Facebook Twitter

OPENER EMPHASIZES GUTS, NOT GLITZ

SHARE OPENER EMPHASIZES GUTS, NOT GLITZ

Personified by a paraplegic climbing a 98-foot wire, hand-over-hand, to reignite the Olympic cauldron, the 1996 Paralympics opened with a celebration emphasizing guts rather than glitz.

There were no giant puppets or chrome-plated pickup trucks to wow the 64,500 spectators who flocked to Olympic Stadium for Thursday's Paralympic opening ceremony.And instead of world-famous Muhammad Ali lighting the cauldron, there was unknown Mark Wellman - who carried the flame between his legs as he hoisted his body from the top of the stadium to the top of the tower.

Wellman's jaw-dropping feat climaxed the ceremony in which 3,500 disabled athletes from 120 countries took center stage in Atlanta.

For the next 10 days, they'll compete in the same venues as Olympic athletes, goading the world to check out what they can do rather than check them off for what they can't.

"Just as Dr. (Martin Luther) King taught us that the color of one's skin should not determine one's destiny, so too will these athletes teach us that one's physical characteristics should not define or limit their life's potential," Atlanta Paralympic chief Andy Flemming told Thursday's crowd.

The spectators, still gripped by Olympic euphoria since the games ended Aug. 4, soaked up the spectacles with relish.

They gushed when soul singer Teddy Pendergrass, partially paralyzed from a 1982 automobile accident, belted out "The Star Spangled Banner" as a bald eagle released from the cauldron tower soared to a handler at the opposite end of the stadium.

They cheered as Army Sgt. 1st Class Dana Bowman, who lost both legs in a 1994 skydiving accident, parachuted into a star formed by children on the field.

Even Blaze, the Paralympics' phoenix mascot, received an ovation when he emerged from a green glow atop the cauldron and glided down a guide wire to the stage. At the Olympic ceremony, mascot Izzy couldn't even get in the door.

For Olympic enthusiasts like Sue Anduze of Douglasville, Ga., the Paralympics constitute a needed shot in the arm.

"We're all feeling post-Olympic syndrome. This gives us a way to ease out of things a little bit," said Anduze, whose two teen-age daughters performed in the ceremony.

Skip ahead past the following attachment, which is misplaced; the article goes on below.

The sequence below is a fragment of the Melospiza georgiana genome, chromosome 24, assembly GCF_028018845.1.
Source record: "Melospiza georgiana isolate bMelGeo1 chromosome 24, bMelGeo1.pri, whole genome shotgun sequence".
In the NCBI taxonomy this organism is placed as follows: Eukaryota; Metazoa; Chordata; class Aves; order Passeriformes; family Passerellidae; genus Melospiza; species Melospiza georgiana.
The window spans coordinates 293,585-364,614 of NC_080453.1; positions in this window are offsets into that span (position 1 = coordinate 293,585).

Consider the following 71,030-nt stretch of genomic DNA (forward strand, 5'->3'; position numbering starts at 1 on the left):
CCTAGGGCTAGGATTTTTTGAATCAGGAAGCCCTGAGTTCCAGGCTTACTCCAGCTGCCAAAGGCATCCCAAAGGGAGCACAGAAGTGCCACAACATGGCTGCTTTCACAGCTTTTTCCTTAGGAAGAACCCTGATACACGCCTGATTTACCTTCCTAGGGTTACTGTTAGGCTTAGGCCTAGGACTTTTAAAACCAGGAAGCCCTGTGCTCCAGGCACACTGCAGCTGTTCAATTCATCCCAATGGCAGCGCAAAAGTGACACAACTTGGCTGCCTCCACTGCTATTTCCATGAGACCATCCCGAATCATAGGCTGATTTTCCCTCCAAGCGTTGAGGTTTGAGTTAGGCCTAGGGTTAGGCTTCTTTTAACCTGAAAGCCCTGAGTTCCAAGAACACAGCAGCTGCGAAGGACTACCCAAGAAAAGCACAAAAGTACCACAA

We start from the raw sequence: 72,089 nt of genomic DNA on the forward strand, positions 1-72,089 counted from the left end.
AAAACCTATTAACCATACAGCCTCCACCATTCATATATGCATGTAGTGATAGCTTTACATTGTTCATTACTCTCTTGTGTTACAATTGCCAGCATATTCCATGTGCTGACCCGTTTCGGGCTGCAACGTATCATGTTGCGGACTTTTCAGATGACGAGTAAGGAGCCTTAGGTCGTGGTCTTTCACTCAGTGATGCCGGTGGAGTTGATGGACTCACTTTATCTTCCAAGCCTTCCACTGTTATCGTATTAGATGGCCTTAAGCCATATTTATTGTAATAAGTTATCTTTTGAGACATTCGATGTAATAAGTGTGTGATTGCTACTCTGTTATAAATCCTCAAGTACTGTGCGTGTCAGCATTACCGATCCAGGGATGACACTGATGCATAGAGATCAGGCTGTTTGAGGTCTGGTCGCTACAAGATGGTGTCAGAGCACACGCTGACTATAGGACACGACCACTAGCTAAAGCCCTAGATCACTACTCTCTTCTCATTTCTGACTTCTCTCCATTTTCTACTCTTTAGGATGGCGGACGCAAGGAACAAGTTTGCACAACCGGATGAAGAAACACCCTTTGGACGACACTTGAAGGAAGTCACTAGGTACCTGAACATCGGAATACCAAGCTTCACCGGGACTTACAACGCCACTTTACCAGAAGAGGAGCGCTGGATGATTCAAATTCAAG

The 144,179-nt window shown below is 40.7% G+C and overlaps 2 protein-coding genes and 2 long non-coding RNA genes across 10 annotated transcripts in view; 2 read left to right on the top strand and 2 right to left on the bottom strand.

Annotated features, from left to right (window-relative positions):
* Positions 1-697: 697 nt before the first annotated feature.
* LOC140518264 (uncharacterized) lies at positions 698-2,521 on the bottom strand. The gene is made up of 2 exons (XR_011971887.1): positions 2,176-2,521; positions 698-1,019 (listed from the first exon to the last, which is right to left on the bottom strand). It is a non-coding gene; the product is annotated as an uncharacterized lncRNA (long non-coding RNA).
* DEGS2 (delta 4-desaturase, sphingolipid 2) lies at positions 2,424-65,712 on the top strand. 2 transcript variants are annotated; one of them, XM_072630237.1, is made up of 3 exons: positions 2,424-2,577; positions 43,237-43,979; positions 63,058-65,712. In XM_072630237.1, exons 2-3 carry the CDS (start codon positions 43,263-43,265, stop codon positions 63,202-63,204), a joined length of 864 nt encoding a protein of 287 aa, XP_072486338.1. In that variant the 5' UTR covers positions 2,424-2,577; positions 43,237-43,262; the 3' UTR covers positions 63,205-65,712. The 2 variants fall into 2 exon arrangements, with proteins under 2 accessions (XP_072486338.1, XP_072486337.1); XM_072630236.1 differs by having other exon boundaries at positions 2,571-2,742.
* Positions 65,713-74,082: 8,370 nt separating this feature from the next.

"Everybody went home and said, `We're so glad the Olympics are over.' Then they said, `What are we going to do now?"' she said.

Perhaps the spectator most in need of a post-Olympic pick-me-up was Atlanta Olympics chief Billy Payne, who said the Paralympic celebration offered some relief after days spent saying goodbye to Olympic co-workers.

"It's good to come out here because the days are pretty sad," Payne said. "With everybody leaving, it's tough. It's been much harder than I thought it would be."

Other attendees included International Olympic Committee head Juan Antonio Samaranch and Vice President Al Gore, who declared the games open.

"We know in our minds, in our hearts and in our souls that through the example of these athletes . . . disability does not discourage. Disability does not disadvantage. And disability does not, and must never, disqualify," Gore said.

Actor Christopher Reeve, paralyzed in a horseback-riding accident in 1995, served as master of ceremonies, appearing onstage from a rotating platform to introduce the parade of athletes.

The athletes, rallying behind flags of their home countries, slowly processed around the track before taking their place on the field.

Featured headliners Aretha Franklin, Carly Simon, Liza Minnelli and Hall & Oates had to compete with a crush of local volunteers. A choir of 5,000 gospel singers, a 1,000-member children's choir and hundreds of teens from school marching bands, church choirs and dance studios throughout the Atlanta area all had their moment in the spotlight.

But the solitary figure of Wellman, climbing with the flame dangling beneath him, stole the show.

After losing use of his legs in a mountain climbing accident in 1982, he went on to climb the 3,000-foot face of El Capitan at Yosemite National Park using only his arms. He's also competed in two winter Paralympics.

At the top of the 184-foot tower, Wellman raised the torch triumphantly before lighting a fuse that set the cauldron ablaze shortly after midnight.